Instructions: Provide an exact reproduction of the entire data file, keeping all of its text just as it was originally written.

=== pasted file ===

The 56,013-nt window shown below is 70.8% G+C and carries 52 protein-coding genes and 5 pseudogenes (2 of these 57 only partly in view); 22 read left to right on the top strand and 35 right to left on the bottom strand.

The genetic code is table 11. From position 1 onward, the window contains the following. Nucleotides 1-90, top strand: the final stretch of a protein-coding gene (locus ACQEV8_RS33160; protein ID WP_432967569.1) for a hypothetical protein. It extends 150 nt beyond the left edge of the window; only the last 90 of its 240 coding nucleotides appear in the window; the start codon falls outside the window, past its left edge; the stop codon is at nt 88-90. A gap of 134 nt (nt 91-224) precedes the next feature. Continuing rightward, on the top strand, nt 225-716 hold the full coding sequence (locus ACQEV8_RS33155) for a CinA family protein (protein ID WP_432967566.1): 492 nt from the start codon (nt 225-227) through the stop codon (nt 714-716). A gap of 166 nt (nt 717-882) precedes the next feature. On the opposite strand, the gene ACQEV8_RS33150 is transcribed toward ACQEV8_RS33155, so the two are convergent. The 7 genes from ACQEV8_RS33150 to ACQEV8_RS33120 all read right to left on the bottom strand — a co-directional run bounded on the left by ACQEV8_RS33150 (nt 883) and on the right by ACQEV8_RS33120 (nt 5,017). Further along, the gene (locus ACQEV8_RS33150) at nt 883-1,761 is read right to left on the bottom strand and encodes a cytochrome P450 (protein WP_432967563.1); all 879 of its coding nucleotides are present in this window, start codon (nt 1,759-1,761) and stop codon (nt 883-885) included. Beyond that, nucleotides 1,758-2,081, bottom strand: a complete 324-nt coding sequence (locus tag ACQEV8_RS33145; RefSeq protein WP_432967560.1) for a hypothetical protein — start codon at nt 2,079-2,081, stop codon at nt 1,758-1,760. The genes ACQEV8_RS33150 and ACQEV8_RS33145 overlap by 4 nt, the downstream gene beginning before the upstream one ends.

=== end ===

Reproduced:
The 56,013-nt window shown below is 70.8% G+C and carries 52 protein-coding genes and 5 pseudogenes (2 of these 57 only partly in view); 22 read left to right on the top strand and 35 right to left on the bottom strand.

The genetic code is table 11. From position 1 onward, the window contains the following. Nucleotides 1-90, top strand: the final stretch of a protein-coding gene (locus ACQEV8_RS33160; protein ID WP_432967569.1) for a hypothetical protein. It extends 150 nt beyond the left edge of the window; only the last 90 of its 240 coding nucleotides appear in the window; the start codon falls outside the window, past its left edge; the stop codon is at nt 88-90. A gap of 134 nt (nt 91-224) precedes the next feature. Continuing rightward, on the top strand, nt 225-716 hold the full coding sequence (locus ACQEV8_RS33155) for a CinA family protein (protein ID WP_432967566.1): 492 nt from the start codon (nt 225-227) through the stop codon (nt 714-716). A gap of 166 nt (nt 717-882) precedes the next feature. On the opposite strand, the gene ACQEV8_RS33150 is transcribed toward ACQEV8_RS33155, so the two are convergent. The 7 genes from ACQEV8_RS33150 to ACQEV8_RS33120 all read right to left on the bottom strand — a co-directional run bounded on the left by ACQEV8_RS33150 (nt 883) and on the right by ACQEV8_RS33120 (nt 5,017). Further along, the gene (locus ACQEV8_RS33150) at nt 883-1,761 is read right to left on the bottom strand and encodes a cytochrome P450 (protein WP_432967563.1); all 879 of its coding nucleotides are present in this window, start codon (nt 1,759-1,761) and stop codon (nt 883-885) included. Beyond that, nucleotides 1,758-2,081, bottom strand: a complete 324-nt coding sequence (locus tag ACQEV8_RS33145; RefSeq protein WP_432967560.1) for a hypothetical protein — start codon at nt 2,079-2,081, stop codon at nt 1,758-1,760. The genes ACQEV8_RS33150 and ACQEV8_RS33145 overlap by 4 nt, the downstream gene beginning before the upstream one ends.